“If you’re doing a ‘Hill Street Blues,’ you’re not going to go to Indian Dunes, you’ll go to downtown L.A.,” Tobyansen said.
“It seems the public has gotten tired of action-adventure car crashes and shoot ‘em-ups, and it’s reflected in our rentals. But I think we’ll see some of it back,” Rios said. “It’s all cyclical and highly unpredictable. I’ve learned you cannot gauge what happens one year and expect the same thing to happen the next year.”
And, although fewer television programs are requesting to shoot at Indian Dunes, more producers of movies and commercials are using the property, just about offseting a loss in revenue, Rios said.
In recent months, a variety of production companies have shot at the ranch. Companies filming commercials have come from such distant countries as Brazil, Japan, France and Germany. And some rock videos for groups like Van Halen and the Fixx have been made there recently.
Meets Union Requirement
One of the major advantages of Indian Dunes is that it lies within the union-required 30-mile radius of Hollywood. When working within that zone, union cast and crew members are expected to get to and from work at their own expense. Outside that zone, production companies must pay transportation and accommodation costs.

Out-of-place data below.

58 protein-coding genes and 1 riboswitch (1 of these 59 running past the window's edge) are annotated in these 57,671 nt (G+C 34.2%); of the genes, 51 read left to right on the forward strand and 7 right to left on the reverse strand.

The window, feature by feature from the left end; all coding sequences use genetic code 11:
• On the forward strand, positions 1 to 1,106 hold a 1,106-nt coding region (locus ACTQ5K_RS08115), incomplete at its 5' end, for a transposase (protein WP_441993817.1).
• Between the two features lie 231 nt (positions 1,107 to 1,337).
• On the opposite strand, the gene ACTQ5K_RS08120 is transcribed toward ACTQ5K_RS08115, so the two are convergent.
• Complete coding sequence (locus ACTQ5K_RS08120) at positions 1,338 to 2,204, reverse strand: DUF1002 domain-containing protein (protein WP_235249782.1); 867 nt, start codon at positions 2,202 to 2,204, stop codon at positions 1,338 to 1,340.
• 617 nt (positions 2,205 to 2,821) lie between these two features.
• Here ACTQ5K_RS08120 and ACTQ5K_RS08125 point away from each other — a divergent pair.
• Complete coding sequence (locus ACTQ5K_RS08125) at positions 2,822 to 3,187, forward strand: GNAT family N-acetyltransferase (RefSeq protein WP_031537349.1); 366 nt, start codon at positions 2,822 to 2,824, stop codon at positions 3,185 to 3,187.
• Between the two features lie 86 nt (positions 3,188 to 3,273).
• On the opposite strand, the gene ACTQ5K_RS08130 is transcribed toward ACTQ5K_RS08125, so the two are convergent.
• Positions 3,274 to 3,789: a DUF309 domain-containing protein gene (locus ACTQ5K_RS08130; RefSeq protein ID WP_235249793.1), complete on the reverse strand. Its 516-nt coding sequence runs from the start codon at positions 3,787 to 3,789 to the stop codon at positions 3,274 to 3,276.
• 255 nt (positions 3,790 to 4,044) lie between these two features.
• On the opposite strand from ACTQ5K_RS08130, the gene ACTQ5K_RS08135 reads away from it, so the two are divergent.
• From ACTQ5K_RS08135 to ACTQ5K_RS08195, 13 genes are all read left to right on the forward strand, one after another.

Rental of the facilities at Indian Dunes is considered reasonable by most location scouts’ standards, Tobyansen said. Rates range from $800 to $1,900 a day, depending on the set used, number of personnel involved and time needed, Rios said.
It might cost producers $800 just to use portions of the twisting, mountainous roads for a car chase scene and closer to $1,900 to use the airstrip set or the Mexican village, which are more often used and subject to greater “wear and tear,” Rios said.
Because the rigors of filming can be rough on sets and terrain, Rios said, adequate maintenance of the area is essential.
Sets Become Unpopular
However, not all sets are worth maintaining. Some fall out of favor, according to Rios. A labor camp set, which originated from an old chain-gang movie, used to be so popular that he had to turn people down on bookings there, Rios said. In the past six months, however, no one has requested the location.
“We need sets that are more generic. Some sets are so specific that you don’t get much continued use out of them,” Rios said. “When they start to deteriorate, they may not be worth maintaining.”
Rios said he assesses a set’s rental record before deciding if a particular location should be maintained or demolished. And discounts are given to production companies who build semi-permanent sets that can be used in future shoots, he said.
According to Rios, the future looks bright for Indian Dunes, as a growing number of enclosed sound stages are being built in the Santa Clarita Valley with the potential of drawing more production to the area.
And production personnel say there is a growing consciousness--precipitated by the “Twilight Zone” helicopter crash--of the need to maintain safe film sets.
“It has affected us all in regards to safety,” Tobyansen said. “We’re all double-thinking now.”